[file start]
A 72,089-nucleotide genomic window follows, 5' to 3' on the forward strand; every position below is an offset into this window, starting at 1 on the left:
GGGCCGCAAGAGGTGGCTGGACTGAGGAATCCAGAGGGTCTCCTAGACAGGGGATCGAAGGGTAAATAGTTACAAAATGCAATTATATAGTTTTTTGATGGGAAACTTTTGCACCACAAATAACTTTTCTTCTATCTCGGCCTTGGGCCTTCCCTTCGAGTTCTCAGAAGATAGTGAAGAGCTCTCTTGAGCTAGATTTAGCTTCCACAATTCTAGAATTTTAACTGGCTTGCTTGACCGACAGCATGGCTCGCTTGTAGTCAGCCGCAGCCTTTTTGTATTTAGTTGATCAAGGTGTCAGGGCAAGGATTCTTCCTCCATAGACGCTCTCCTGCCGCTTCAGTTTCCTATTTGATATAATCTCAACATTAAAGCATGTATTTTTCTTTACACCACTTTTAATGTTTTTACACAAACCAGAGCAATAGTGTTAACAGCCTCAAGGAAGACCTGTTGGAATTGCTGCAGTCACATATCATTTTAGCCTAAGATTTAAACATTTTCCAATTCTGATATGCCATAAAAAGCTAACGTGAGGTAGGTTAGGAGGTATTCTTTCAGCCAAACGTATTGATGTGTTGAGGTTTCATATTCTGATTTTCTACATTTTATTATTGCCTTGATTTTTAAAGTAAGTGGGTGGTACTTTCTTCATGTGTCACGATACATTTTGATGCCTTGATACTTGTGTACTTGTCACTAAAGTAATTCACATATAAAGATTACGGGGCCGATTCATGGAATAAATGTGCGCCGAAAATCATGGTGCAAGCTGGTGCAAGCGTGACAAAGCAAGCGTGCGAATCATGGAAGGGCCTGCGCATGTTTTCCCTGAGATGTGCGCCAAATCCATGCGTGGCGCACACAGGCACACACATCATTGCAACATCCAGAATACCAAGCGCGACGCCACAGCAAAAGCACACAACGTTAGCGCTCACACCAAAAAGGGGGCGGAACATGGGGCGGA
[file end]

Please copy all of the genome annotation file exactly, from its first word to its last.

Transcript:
A 72,089-nucleotide genomic window follows, 5' to 3' on the forward strand; every position below is an offset into this window, starting at 1 on the left:
GGGCCGCAAGAGGTGGCTGGACTGAGGAATCCAGAGGGTCTCCTAGACAGGGGATCGAAGGGTAAATAGTTACAAAATGCAATTATATAGTTTTTTGATGGGAAACTTTTGCACCACAAATAACTTTTCTTCTATCTCGGCCTTGGGCCTTCCCTTCGAGTTCTCAGAAGATAGTGAAGAGCTCTCTTGAGCTAGATTTAGCTTCCACAATTCTAGAATTTTAACTGGCTTGCTTGACCGACAGCATGGCTCGCTTGTAGTCAGCCGCAGCCTTTTTGTATTTAGTTGATCAAGGTGTCAGGGCAAGGATTCTTCCTCCATAGACGCTCTCCTGCCGCTTCAGTTTCCTATTTGATATAATCTCAACATTAAAGCATGTATTTTTCTTTACACCACTTTTAATGTTTTTACACAAACCAGAGCAATAGTGTTAACAGCCTCAAGGAAGACCTGTTGGAATTGCTGCAGTCACATATCATTTTAGCCTAAGATTTAAACATTTTCCAATTCTGATATGCCATAAAAAGCTAACGTGAGGTAGGTTAGGAGGTATTCTTTCAGCCAAACGTATTGATGTGTTGAGGTTTCATATTCTGATTTTCTACATTTTATTATTGCCTTGATTTTTAAAGTAAGTGGGTGGTACTTTCTTCATGTGTCACGATACATTTTGATGCCTTGATACTTGTGTACTTGTCACTAAAGTAATTCACATATAAAGATTACGGGGCCGATTCATGGAATAAATGTGCGCCGAAAATCATGGTGCAAGCTGGTGCAAGCGTGACAAAGCAAGCGTGCGAATCATGGAAGGGCCTGCGCATGTTTTCCCTGAGATGTGCGCCAAATCCATGCGTGGCGCACACAGGCACACACATCATTGCAACATCCAGAATACCAAGCGCGACGCCACAGCAAAAGCACACAACGTTAGCGCTCACACCAAAAAGGGGGCGGAACATGGGGCGGA